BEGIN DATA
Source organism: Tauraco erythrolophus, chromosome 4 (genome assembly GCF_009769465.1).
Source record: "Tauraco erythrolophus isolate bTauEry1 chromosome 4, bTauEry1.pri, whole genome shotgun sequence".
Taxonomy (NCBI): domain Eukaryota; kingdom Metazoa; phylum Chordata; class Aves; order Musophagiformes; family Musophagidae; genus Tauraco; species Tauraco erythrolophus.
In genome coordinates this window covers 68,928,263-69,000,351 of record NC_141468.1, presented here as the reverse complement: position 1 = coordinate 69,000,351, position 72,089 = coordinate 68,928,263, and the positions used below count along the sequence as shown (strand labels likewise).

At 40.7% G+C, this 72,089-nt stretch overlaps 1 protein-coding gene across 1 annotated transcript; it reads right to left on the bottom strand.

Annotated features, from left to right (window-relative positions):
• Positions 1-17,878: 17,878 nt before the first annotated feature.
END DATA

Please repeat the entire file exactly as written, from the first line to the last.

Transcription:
Source organism: Tauraco erythrolophus, chromosome 4 (genome assembly GCF_009769465.1).
Source record: "Tauraco erythrolophus isolate bTauEry1 chromosome 4, bTauEry1.pri, whole genome shotgun sequence".
Taxonomy (NCBI): domain Eukaryota; kingdom Metazoa; phylum Chordata; class Aves; order Musophagiformes; family Musophagidae; genus Tauraco; species Tauraco erythrolophus.
In genome coordinates this window covers 68,928,263-69,000,351 of record NC_141468.1, presented here as the reverse complement: position 1 = coordinate 69,000,351, position 72,089 = coordinate 68,928,263, and the positions used below count along the sequence as shown (strand labels likewise).

At 40.7% G+C, this 72,089-nt stretch overlaps 1 protein-coding gene across 1 annotated transcript; it reads right to left on the bottom strand.

Annotated features, from left to right (window-relative positions):
• Positions 1-17,878: 17,878 nt before the first annotated feature.